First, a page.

The new Children and Adoption Act 2006, which received Royal Assent last summer, makes changes to the way in which contact between divorced parents and their children will be governed.
Under the Act, when deciding on contact arrangements, the court is empowered to make a ‘direction’ requiring the person named to take part in an activity that promotes contact with the child concerned. Such activities could include, for example, counselling or anger management training. A contact activity direction cannot include requiring medical or psychiatric assessment or treatment however.
Contact activity directions cover the interim stage between the commencement of proceedings and the court’s disposal of them. A contact activity direction is made only on a parent of the child and can be made when the contact arrangements are disputed and the habitual residence is in England or Wales.
When such a direction is made, the person who wishes to have contact with the child must comply with it. It must specify both the activity and the person who will provide it. This means that the court must consider not only the suitability of the provider of the activity but also the information about the person being ordered to undertake the activity, to ensure the activity is suitable. Such a direction can be applied for by one of a number of people who have contact with the child, as well as by the child itself.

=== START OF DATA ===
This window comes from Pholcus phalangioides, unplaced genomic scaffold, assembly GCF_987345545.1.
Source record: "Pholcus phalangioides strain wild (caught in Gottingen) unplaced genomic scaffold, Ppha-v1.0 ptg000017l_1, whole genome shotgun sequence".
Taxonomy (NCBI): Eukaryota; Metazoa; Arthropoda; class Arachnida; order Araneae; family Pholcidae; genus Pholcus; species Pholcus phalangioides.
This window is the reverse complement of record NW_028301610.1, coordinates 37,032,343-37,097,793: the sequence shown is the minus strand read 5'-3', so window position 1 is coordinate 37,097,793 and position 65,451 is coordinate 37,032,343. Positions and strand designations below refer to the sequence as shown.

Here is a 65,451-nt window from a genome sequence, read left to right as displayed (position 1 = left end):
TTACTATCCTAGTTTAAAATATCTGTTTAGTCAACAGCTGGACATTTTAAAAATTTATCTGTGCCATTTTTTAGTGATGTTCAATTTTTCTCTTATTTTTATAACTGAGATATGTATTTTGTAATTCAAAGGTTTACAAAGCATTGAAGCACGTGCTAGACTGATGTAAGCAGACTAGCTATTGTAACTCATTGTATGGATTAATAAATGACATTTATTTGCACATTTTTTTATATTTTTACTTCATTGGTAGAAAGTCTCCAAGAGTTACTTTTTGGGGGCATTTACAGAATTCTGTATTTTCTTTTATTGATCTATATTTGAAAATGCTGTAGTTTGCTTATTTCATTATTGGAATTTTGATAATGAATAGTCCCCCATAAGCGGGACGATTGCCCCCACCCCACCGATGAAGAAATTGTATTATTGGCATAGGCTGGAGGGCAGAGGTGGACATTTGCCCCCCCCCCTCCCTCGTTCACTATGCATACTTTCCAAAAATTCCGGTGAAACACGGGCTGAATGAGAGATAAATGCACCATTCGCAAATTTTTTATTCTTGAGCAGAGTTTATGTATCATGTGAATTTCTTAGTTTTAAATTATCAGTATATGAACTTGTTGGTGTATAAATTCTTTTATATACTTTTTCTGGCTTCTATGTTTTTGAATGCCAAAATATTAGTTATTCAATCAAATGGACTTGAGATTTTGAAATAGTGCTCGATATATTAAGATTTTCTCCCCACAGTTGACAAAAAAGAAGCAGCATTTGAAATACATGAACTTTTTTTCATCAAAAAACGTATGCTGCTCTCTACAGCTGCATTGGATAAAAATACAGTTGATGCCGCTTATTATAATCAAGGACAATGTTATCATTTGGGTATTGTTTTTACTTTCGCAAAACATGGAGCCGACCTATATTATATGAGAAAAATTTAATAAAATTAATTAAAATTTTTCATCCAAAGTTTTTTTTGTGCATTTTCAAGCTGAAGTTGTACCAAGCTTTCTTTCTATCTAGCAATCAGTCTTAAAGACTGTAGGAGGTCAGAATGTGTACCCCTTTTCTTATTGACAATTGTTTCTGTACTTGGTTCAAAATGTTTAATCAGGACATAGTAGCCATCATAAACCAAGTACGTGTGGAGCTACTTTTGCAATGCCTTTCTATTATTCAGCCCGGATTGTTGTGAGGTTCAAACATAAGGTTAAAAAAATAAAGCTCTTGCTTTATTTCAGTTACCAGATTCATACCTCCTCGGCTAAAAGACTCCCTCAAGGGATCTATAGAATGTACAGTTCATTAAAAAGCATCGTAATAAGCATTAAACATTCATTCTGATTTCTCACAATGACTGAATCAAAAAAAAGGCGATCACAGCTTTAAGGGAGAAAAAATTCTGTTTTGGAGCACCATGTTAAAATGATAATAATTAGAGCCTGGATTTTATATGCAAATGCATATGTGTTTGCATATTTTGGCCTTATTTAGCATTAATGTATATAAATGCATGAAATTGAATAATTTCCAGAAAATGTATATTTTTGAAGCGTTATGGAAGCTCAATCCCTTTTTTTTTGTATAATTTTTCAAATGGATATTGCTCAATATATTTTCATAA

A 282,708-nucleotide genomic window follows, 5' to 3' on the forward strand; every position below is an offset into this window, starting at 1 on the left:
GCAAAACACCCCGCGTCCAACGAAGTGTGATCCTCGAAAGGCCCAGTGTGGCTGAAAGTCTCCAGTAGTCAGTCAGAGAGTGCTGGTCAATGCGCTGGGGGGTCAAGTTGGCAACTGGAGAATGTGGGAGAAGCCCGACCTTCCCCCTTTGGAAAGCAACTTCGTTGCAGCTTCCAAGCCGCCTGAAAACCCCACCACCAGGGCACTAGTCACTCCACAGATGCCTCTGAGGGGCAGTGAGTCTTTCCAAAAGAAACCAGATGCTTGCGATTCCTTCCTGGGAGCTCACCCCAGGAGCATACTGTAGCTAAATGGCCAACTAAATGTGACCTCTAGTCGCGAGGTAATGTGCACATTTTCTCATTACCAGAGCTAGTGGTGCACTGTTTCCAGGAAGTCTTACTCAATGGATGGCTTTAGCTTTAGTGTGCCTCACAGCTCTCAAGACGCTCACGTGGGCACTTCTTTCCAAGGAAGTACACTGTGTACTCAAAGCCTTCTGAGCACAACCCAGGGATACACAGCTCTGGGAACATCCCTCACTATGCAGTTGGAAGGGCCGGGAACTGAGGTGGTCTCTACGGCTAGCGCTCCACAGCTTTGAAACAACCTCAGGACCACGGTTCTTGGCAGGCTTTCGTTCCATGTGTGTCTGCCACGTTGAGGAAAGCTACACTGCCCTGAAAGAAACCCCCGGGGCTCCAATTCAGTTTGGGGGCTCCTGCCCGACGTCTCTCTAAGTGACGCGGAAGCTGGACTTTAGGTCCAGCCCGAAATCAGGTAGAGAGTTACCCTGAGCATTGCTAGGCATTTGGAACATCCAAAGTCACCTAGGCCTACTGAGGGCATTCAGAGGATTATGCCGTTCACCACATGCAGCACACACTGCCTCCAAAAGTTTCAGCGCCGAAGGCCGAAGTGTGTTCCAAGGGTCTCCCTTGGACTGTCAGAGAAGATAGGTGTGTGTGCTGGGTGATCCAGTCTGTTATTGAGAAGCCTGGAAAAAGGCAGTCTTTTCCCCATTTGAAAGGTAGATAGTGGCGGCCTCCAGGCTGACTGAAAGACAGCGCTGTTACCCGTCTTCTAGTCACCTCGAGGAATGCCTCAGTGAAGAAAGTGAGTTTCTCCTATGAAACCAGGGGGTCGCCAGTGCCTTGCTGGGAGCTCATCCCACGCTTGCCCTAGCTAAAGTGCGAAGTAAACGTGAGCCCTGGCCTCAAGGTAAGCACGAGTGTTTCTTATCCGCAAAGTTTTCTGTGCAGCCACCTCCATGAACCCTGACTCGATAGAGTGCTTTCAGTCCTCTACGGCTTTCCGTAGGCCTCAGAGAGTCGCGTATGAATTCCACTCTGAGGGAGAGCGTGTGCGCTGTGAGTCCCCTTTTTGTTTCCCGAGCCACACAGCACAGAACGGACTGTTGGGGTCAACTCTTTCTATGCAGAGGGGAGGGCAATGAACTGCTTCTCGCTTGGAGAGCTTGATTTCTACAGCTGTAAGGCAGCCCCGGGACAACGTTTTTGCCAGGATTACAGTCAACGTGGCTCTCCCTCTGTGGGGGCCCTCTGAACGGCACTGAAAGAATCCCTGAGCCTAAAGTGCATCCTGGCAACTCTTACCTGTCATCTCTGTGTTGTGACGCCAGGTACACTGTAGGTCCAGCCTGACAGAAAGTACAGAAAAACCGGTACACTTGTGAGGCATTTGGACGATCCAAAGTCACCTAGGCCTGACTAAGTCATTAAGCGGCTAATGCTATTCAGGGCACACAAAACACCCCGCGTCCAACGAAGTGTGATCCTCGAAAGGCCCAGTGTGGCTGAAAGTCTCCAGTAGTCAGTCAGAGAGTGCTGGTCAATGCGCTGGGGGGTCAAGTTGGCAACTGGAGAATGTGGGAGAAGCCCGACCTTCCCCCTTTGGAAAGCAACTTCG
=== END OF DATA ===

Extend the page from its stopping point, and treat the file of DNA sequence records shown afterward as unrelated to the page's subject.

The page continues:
If the terms of the contact activity direction are breached, the court can make an ‘enforcement order’, which involves the imposition of an unpaid work order (‘community service’). This must be preceded by a warning notice and the court must be satisfied that the enforcement order is necessary to obtain compliance with the contact activity direction. The court must also be satisfied that the effect of the enforcement order is not out of proportion to the seriousness of the breach.
Where the breach of a contact activity direction has a financial implication, the court can order compensation to be paid if financial loss is suffered.
The aim of the changes, which are somewhat more complex and far-reaching than outlined above, is to protect the welfare of children when a couple divorce. It remains to be seen how effective this raft of new legislation will be, as there is no extra resource provision being made available to monitor compliance with contact activity directions.
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